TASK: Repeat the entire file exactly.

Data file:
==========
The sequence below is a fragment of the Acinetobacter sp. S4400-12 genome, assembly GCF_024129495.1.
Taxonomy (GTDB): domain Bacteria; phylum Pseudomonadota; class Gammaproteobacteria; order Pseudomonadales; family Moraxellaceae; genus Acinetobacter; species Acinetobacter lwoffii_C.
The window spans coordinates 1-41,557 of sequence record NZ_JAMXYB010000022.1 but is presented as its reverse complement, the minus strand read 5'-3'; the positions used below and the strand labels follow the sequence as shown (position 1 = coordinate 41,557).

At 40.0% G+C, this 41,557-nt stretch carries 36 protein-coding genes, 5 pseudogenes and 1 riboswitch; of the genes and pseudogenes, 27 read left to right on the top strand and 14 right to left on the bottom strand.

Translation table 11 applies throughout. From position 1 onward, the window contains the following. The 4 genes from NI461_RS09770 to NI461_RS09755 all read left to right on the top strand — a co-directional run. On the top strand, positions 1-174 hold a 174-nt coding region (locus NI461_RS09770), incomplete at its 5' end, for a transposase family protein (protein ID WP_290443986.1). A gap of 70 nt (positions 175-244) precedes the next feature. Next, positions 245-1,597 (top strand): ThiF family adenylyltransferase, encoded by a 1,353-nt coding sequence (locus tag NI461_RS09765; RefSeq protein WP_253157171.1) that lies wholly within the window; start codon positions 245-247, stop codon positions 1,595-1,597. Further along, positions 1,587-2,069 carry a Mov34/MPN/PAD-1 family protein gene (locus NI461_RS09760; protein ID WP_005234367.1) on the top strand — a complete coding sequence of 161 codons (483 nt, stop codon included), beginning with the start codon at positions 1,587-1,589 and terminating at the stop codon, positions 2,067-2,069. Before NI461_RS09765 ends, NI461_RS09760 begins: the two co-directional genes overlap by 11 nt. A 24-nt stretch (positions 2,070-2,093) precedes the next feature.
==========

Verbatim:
The sequence below is a fragment of the Acinetobacter sp. S4400-12 genome, assembly GCF_024129495.1.
Taxonomy (GTDB): domain Bacteria; phylum Pseudomonadota; class Gammaproteobacteria; order Pseudomonadales; family Moraxellaceae; genus Acinetobacter; species Acinetobacter lwoffii_C.
The window spans coordinates 1-41,557 of sequence record NZ_JAMXYB010000022.1 but is presented as its reverse complement, the minus strand read 5'-3'; the positions used below and the strand labels follow the sequence as shown (position 1 = coordinate 41,557).

At 40.0% G+C, this 41,557-nt stretch carries 36 protein-coding genes, 5 pseudogenes and 1 riboswitch; of the genes and pseudogenes, 27 read left to right on the top strand and 14 right to left on the bottom strand.

Translation table 11 applies throughout. From position 1 onward, the window contains the following. The 4 genes from NI461_RS09770 to NI461_RS09755 all read left to right on the top strand — a co-directional run. On the top strand, positions 1-174 hold a 174-nt coding region (locus NI461_RS09770), incomplete at its 5' end, for a transposase family protein (protein ID WP_290443986.1). A gap of 70 nt (positions 175-244) precedes the next feature. Next, positions 245-1,597 (top strand): ThiF family adenylyltransferase, encoded by a 1,353-nt coding sequence (locus tag NI461_RS09765; RefSeq protein WP_253157171.1) that lies wholly within the window; start codon positions 245-247, stop codon positions 1,595-1,597. Further along, positions 1,587-2,069 carry a Mov34/MPN/PAD-1 family protein gene (locus NI461_RS09760; protein ID WP_005234367.1) on the top strand — a complete coding sequence of 161 codons (483 nt, stop codon included), beginning with the start codon at positions 1,587-1,589 and terminating at the stop codon, positions 2,067-2,069. Before NI461_RS09765 ends, NI461_RS09760 begins: the two co-directional genes overlap by 11 nt. A 24-nt stretch (positions 2,070-2,093) precedes the next feature.